Pennsylvania Commonwealth's Decision in Robinson Township

The Pennsylvania Commonwealth Court released its decision this morning in Robinson Township et al. v. Commonwealth of Pennsylvania (284 M.D. 2012).

The Commonwealth Court:
  1. found that the municipalities and two individual council members had standing, but that the other petitioners (an environmental group and a physician) did not; 
  2. held that Act 13, Section 3304--which would have established uniform, statewide zoning standards--violated substantive due process because it allowed incompatible uses, which did "not serve the police power purpose of the local zoning ordinances, relating to consistent and compatible uses in the enumerated districts of a comprehensive zoning plan"; 
  3. declared Section 3304 "unconstitutional and null and void, and permanently enjoin[ed] the Commonwealth from enforcing it"; 
  4. declared Section 3215(b)(4) (relating to Department of Environmental Protection waivers from water body and wetland setbacks) null and void; and 
  5. dismissed the remaining counts. 
Read the Marcellus Shale Coalition’s statement on the decision

Ohio’s Governor Issues An Executive Order Relating to Underground Injection Activities

Ohio Governor John Kasich
On July 10, 2012, with the ink barely dry on the signing into law of S.B. 315, which requires water testing within 1500 feet of proposed horizontal wells and the disclosure of chemicals used in hydraulic fracturing, Ohio Governor John Kasich issued Executive Order 2012-09K.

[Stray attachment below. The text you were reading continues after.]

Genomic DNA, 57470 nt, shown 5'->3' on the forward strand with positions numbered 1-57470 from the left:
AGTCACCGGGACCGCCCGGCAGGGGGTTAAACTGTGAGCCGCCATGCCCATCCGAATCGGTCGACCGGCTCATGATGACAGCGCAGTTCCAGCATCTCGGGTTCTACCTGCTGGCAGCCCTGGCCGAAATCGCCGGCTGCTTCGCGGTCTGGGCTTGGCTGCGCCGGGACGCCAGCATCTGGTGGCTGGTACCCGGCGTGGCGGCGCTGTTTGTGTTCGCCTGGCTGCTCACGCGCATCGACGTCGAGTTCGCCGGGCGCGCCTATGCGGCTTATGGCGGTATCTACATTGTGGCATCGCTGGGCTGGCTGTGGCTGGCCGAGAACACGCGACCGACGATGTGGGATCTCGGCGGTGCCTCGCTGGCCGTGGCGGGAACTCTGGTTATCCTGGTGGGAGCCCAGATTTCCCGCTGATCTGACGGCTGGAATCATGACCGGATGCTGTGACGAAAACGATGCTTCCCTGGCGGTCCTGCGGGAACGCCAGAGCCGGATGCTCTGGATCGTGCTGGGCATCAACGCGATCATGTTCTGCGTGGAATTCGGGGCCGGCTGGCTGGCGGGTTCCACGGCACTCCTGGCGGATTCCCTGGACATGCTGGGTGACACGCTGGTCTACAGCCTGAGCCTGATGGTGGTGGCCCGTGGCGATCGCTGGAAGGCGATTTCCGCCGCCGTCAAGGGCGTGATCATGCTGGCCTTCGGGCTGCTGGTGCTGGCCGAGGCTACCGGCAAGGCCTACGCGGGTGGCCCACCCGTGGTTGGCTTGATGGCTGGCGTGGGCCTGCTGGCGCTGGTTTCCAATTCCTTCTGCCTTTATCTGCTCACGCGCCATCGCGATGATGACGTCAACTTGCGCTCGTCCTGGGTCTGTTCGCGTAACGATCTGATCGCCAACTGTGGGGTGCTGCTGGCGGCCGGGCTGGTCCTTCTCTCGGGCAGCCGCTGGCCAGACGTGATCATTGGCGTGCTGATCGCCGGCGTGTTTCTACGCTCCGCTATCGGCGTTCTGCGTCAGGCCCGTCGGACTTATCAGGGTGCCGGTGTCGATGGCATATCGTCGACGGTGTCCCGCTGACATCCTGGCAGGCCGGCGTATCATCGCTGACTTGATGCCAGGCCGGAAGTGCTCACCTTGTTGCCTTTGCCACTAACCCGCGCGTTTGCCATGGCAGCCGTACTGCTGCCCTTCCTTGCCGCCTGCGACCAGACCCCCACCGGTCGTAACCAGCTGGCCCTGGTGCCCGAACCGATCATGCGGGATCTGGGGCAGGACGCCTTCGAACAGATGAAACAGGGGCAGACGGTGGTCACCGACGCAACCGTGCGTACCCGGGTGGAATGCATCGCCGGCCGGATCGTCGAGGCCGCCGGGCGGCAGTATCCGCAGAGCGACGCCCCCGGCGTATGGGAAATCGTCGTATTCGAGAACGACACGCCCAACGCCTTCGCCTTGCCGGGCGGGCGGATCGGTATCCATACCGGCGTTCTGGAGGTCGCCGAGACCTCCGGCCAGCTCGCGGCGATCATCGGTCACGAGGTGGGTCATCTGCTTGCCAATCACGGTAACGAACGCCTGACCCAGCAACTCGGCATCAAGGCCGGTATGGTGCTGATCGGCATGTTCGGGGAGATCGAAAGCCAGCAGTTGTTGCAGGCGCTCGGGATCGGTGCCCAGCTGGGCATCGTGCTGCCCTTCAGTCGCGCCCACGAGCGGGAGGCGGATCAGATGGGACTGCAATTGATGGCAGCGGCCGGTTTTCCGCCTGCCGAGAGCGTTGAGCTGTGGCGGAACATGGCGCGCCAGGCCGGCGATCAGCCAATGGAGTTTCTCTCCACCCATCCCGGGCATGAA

This Executive Order immediately implements regulations and requirements on deep-injection wells.

The Executive Order authorizes the head of the Division of Oil and Gas Resources Management in Ohio’s Department of Natural Resources to require seismic testing before well drilling, regulations regarding sites that do not pass certain tests, set maximum injection pressures, require installation of an automatic shut-off device, and require continuous monitoring of the annulus between the casing and tubing in a well.

With the increase in the number of underground injections of brine and other waste products from drilling, exploration, and production operations, the Governor asserted that these steps were necessary to update the regulations relating to underground injection control activities and “to provide the greatest degree of citizen protection possible without causing irreparable harm to an industry important to the economy.”

This article was prepared by Barclay Nicholson ( / 713 651 3662) from Fulbright's Energy Law Practice.